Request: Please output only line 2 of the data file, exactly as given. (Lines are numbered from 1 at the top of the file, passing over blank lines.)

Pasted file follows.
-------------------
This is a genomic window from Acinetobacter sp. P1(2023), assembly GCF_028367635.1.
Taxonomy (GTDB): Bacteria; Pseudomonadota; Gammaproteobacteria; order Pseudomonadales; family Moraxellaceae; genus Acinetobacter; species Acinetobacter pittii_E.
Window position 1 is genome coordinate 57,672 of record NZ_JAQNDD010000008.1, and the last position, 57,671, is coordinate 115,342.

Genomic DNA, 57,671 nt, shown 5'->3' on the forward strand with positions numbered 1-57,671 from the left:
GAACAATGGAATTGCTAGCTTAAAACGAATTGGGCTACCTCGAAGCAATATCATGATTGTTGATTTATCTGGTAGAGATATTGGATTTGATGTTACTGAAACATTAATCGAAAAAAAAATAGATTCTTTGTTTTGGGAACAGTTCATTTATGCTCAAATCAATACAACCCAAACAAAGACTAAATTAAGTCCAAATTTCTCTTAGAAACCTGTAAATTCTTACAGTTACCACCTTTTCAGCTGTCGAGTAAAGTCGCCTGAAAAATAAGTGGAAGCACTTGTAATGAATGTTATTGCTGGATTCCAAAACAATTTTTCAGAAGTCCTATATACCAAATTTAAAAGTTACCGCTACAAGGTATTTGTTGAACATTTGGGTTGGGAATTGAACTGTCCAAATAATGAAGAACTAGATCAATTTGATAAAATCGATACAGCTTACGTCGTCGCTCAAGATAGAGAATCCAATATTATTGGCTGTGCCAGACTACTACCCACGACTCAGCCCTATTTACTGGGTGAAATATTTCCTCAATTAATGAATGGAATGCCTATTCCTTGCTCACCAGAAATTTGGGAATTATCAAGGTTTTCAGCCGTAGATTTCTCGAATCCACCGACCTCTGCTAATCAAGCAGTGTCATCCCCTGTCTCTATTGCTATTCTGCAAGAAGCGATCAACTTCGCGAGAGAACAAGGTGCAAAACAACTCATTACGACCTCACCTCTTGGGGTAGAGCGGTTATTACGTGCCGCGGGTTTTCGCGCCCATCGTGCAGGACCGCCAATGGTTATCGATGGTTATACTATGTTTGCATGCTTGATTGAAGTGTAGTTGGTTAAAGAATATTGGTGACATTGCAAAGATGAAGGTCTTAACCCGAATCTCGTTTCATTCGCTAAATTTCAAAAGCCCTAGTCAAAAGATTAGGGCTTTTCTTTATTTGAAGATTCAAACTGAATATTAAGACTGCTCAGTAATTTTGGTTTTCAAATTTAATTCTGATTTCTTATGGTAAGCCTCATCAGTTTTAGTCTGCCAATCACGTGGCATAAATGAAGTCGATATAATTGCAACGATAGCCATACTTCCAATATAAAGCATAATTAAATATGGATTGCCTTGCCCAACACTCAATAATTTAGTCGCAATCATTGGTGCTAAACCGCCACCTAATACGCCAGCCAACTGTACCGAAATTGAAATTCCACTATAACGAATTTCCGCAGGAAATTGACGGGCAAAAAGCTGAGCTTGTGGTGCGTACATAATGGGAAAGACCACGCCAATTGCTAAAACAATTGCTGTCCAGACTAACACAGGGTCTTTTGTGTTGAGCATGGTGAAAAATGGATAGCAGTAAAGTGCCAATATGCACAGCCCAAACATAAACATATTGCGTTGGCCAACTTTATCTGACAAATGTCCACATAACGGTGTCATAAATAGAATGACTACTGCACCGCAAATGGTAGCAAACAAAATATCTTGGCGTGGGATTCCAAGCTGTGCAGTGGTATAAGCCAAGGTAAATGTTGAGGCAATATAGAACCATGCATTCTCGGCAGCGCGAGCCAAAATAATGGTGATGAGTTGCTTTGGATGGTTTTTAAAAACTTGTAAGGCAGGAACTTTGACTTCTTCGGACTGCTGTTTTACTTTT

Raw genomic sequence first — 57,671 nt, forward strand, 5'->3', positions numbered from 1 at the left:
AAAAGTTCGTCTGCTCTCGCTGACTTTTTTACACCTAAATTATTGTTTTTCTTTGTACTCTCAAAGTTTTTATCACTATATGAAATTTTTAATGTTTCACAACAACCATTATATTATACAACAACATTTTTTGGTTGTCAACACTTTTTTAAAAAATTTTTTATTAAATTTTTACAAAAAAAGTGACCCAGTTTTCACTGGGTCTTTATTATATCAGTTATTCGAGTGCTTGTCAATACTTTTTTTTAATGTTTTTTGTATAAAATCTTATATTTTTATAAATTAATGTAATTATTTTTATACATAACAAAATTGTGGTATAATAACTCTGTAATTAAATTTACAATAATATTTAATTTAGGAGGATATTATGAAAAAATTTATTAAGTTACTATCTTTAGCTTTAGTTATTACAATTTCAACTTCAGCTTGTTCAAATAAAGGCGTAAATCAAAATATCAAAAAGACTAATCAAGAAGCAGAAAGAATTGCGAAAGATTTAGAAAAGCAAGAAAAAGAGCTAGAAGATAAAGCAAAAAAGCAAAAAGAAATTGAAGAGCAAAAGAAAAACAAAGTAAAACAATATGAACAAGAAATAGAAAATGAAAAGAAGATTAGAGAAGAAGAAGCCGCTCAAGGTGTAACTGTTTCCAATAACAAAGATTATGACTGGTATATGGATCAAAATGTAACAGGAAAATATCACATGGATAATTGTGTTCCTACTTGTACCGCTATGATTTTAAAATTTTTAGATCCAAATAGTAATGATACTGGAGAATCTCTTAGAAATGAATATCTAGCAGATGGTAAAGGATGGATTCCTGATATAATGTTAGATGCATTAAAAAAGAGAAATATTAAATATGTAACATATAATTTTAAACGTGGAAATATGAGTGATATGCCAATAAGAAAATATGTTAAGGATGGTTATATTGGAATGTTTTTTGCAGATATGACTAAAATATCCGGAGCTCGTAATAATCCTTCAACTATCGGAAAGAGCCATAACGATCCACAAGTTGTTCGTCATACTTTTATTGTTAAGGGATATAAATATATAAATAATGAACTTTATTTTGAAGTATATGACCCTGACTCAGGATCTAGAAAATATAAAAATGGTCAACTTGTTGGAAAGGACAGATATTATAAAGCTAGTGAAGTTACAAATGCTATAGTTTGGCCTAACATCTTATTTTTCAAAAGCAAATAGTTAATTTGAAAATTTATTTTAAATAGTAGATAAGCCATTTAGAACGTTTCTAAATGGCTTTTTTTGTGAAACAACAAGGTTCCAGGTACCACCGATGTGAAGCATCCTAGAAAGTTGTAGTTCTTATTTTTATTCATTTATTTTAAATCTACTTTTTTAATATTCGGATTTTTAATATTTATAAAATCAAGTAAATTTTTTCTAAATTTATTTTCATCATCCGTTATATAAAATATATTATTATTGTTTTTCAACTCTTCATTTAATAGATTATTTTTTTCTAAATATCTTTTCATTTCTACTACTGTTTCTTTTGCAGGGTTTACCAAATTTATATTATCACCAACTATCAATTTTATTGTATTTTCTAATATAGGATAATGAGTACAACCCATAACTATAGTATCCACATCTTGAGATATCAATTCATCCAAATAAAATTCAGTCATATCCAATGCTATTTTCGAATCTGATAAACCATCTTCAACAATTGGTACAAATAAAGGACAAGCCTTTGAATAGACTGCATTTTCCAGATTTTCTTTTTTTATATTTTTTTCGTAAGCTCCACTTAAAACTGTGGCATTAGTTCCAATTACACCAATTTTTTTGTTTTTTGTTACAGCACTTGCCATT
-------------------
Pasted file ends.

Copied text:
Taxonomy (GTDB): Bacteria; Pseudomonadota; Gammaproteobacteria; order Pseudomonadales; family Moraxellaceae; genus Acinetobacter; species Acinetobacter pittii_E.